Over time these ideas — so pervasive in Western secular culture — have penetrated even Catholic institutions. As the document points out, there has been a concerted effort by feminist Scripture scholars to reinterpret Scripture to accommodate this so-called liberation of women. They have attempted to counter what they see as patriarchal and oppressive texts by declaring that whatever is not in accord with their understanding of the dignity of women cannot truly be the Word of God.

For example, Phyllis Bird and Phyllis Trible, in reinterpreting the Genesis creation accounts, use their considerable exegetical skills to link the blessing of fertility purely with our animal nature and the human role of dominion with our humanity. The result is a greatly impoverished understanding of the nature of man and woman and their communion.

Q: What is the Church's concept of the "authentic advancement of women"?

Shivanandan: The document defines the Church's response as "active collaboration." It gives a beautiful summary of John Paul II's theology of the body in his Wednesday audiences from 1979 to 1984 on God's plan for man and woman and their communion. Without understanding this foundation there can be no true liberation of either man or woman.

Simone de Beauvoir had charged that woman has always been defined as the "Other" in relation to man as the "Subject," the "Absolute." Woman as Other is always "less" as an object to the subject.

In John Paul II's understanding of Genesis, woman is truly an "other" but in no way less a subject than the man. Each of them is a subject, meaning a fully self-conscious self-determining person made in the image of God. She is simply a different bodily manifestation of the image.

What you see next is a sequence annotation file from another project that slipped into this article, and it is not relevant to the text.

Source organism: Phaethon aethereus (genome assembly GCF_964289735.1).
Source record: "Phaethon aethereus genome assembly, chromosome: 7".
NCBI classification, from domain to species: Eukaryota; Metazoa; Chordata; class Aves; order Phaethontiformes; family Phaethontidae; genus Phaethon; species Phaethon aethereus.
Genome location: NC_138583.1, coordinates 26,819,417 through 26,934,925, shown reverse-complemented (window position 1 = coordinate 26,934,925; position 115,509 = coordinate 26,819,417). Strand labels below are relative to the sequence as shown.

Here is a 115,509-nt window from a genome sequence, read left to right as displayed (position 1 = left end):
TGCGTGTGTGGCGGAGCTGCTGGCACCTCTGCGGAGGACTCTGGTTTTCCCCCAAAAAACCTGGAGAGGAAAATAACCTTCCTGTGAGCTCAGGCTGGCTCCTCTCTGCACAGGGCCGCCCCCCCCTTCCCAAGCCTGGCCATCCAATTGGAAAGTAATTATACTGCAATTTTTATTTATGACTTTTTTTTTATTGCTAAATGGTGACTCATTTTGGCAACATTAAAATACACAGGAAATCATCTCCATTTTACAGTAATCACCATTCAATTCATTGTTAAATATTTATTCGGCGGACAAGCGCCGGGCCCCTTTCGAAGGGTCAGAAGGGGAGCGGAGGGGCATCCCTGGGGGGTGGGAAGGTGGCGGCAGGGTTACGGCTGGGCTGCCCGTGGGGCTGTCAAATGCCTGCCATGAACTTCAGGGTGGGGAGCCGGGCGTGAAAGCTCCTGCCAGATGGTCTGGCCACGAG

Furthermore, neither alone can fully image God. Both together in their communion constitute the full image of the Trinity.

As John Paul II said in his audience on November 14, 1979: "Man becomes the image of God not so much in the moment of solitude as in the moment of communion. Right 'from the beginning,' his is not only an image in which the solitude of a person who rules the world is reflected, but also, and essentially an image of a divine communion of persons."

The "Absolute" is not man but God, and both the man and the woman are in a unique partnership with him. Unlike some traditional interpretations of Scripture the woman does not only relate to God through her husband. She is equally a person in every way.

Man's and woman's "otherness" is not for separation but for communion. The man can never stand alone. His existence always presupposes the existence of woman. They are created for one another.

The song from the musical "South Pacific" says it well. The chorus of sailors on an idyllic island in the Pacific during wartime lament that they have it all but feminine companionship — "There is nothing like a dame!"

Such feminine companionship is not for the sake simply of sexual satisfaction — that would be treating the woman like an object. Their communion must always be within what the Pope calls the hermeneutic of the gift.

Through the grace of original innocence Adam was able to receive Eve in the full truth of her femininity and she him in his masculinity. They could see each other according to God's vision.

The body in its masculinity and femininity has a nuptial meaning — the capacity to express love. This consummate communion, expressed most completely in the one-flesh union, constituted original happiness. God blessed this communion with the gift of a child.

The norm for relations between man and woman remains the harmony of original innocence. Although the fall from grace ruptured man and woman's relation with God, John Paul II stresses that the nuptial meaning of the body was distorted but not destroyed.